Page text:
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Session Ends with Possibilities Still Open on Transportation

Progress Made for Cities and Local Control

September 1, 2016
Early Thursday morning the Legislature wrapped up its 2015-16 regular session concluding two years dominated by major issues such as minimum wage, climate change, health insurance organization taxes and more.
 
For cities, engagement focused on transportation funding, medical marijuana regulation, economic development, housing affordability and homelessness. Much work was accomplished, but at the close of the session two significant issues affecting cities remain outstanding — transportation and affordable housing funding. With the continuance of the special session on transportation, conversations and negotiations will go on with possible action later in the year or early in the 2017 session. Housing affordability is also expected to remain a major issue next year. Progress was made on other issues for cities on local control.

Transportation
 
Sen. Jim Beall (D-San Jose) and Assembly Member Jim Frazier (D-Oakley) last week introduced two bills into the Special Session on Transportation that would generate $7.4 billion annually for the state’s transportation network. This total includes $2.5 billion for local streets and roads. Supported by the League, SBx1 1 (Beall) and ABx1 26 (Frazier) mirror each other and offer a carefully balanced approach to funding road maintenance and repair with significant reforms.
 
While the Legislature adjourned the 2015-16 regular session, the special session continues until Nov. 30 giving legislators an opportunity to return to the Capitol to work on transportation funding in what would be known as a “lame duck” session. The Assembly took an important procedural step on Tuesday night to facilitate that work after the Nov. 8 election when Speaker Anthony Rendon (D-Lakewood) officially became Speaker of the special session. This was an important signal of interest by Speaker Rendon, because former Speaker Toni Atkins (D-San Diego) had been listed as special session speaker since convened in 2015. Speaker Rendon will now have the ability to make committee member assignments and assign bills, which will be important between now and Nov. 30.
 
While there is still further to go, significant progress has been made in getting the challenges faced by local streets and roads onto the agenda of legislative leadership and the Gov. Jerry Brown; all that is needed now is the tenacity and discipline to finish the race.
 
Cities should remain engaged on transportation and watch for updates from the League. The Fix Our Roads Coalition, of which the League is a founding member, remains focused on working with legislators and stakeholders on passing a workable and sustainable transportation funding package.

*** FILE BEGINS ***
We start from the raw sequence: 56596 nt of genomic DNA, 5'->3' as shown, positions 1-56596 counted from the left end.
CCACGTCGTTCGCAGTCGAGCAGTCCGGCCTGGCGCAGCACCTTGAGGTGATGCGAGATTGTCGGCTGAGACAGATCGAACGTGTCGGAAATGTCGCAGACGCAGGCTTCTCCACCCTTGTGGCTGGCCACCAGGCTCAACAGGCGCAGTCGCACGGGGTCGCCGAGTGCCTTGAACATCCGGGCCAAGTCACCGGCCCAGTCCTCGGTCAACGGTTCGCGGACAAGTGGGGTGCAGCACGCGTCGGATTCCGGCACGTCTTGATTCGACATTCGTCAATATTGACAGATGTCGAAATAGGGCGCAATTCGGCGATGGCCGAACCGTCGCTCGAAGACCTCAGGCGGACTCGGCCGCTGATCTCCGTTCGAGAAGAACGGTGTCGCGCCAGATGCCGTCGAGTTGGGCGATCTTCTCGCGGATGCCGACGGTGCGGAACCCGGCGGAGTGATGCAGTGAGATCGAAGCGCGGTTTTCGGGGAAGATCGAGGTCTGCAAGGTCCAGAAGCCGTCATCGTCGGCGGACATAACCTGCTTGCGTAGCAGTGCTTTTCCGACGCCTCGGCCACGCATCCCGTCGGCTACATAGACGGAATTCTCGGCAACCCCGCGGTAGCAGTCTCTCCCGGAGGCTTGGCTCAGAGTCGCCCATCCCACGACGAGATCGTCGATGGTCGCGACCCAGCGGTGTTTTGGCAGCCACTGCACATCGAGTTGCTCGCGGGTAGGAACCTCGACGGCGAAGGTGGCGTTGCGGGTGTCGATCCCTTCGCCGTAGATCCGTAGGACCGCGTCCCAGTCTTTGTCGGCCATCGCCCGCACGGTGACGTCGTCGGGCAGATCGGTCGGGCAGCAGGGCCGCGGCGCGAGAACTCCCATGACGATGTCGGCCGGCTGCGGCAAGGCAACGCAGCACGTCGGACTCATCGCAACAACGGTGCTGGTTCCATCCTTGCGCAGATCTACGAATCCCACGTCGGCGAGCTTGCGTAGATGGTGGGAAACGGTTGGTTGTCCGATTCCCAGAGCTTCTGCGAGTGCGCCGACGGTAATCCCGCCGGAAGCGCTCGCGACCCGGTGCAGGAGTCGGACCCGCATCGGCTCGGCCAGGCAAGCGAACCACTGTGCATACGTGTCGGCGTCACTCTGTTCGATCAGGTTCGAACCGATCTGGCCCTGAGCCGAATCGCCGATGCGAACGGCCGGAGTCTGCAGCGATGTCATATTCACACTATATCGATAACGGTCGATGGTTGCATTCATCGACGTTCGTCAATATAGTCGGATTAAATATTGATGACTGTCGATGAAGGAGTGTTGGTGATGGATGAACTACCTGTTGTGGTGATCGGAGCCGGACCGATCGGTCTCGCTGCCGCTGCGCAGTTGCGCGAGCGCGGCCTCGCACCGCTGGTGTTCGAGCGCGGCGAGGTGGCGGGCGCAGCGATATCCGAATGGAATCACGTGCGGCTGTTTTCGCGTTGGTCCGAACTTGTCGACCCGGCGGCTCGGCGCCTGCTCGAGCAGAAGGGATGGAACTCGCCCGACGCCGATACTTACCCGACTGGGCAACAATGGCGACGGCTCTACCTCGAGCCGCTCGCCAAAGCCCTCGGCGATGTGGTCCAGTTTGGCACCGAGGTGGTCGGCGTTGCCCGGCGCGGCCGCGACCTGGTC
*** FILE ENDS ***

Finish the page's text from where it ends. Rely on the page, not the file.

Housing 
 
Housing affordability dominated a great deal of the 2016 session. Important progress to assist the homeless was made with the No Place Like Home initiative, which the Governor signed into law on July 1. The $2 billion program takes a constructive approach by helping the homeless through housing with supportive services. The measure will create an-estimated 10,000-plus housing units throughout the state, with funding coming from Proposition 63, the Mental Health Services Act.
 
Several bills affecting housing planning and approvals were advanced to the Governor, and in most cases the League was successful in obtaining necessary amendments; however, efforts to secure affordable housing funding regrettably stalled. 
 
An effort by Assembly Democrats, supported by the League, to secure $1.3 billion in excess state General Fund dollars for affordable housing was stymied during the budget negotiations when the funds were instead placed in the state’s Rainy Day reserve fund. Disputes later ensued over the Governor’s by right housing proposal, which sought to expedite certain housing development via the elimination of opportunities for public input and project-level environmental analysis. This proposal was strongly opposed by labor and environmental organizations, as well as the League.
 
A late-session effort to place housing and park bonds on the 2018 ballot also faded.
 
Progress Made on Other Issues
 
While work goes forward on transportation and affordable housing funding, progress was made in other areas: the League was successful in getting numerous bills helpful to cities to the Governor’s desk. Most bills harmful to city interests were either stopped or amended to resolve city concerns.
 
The League thanks city officials for their continued assistance on the many legislative issues pending during the 2016 session.


 
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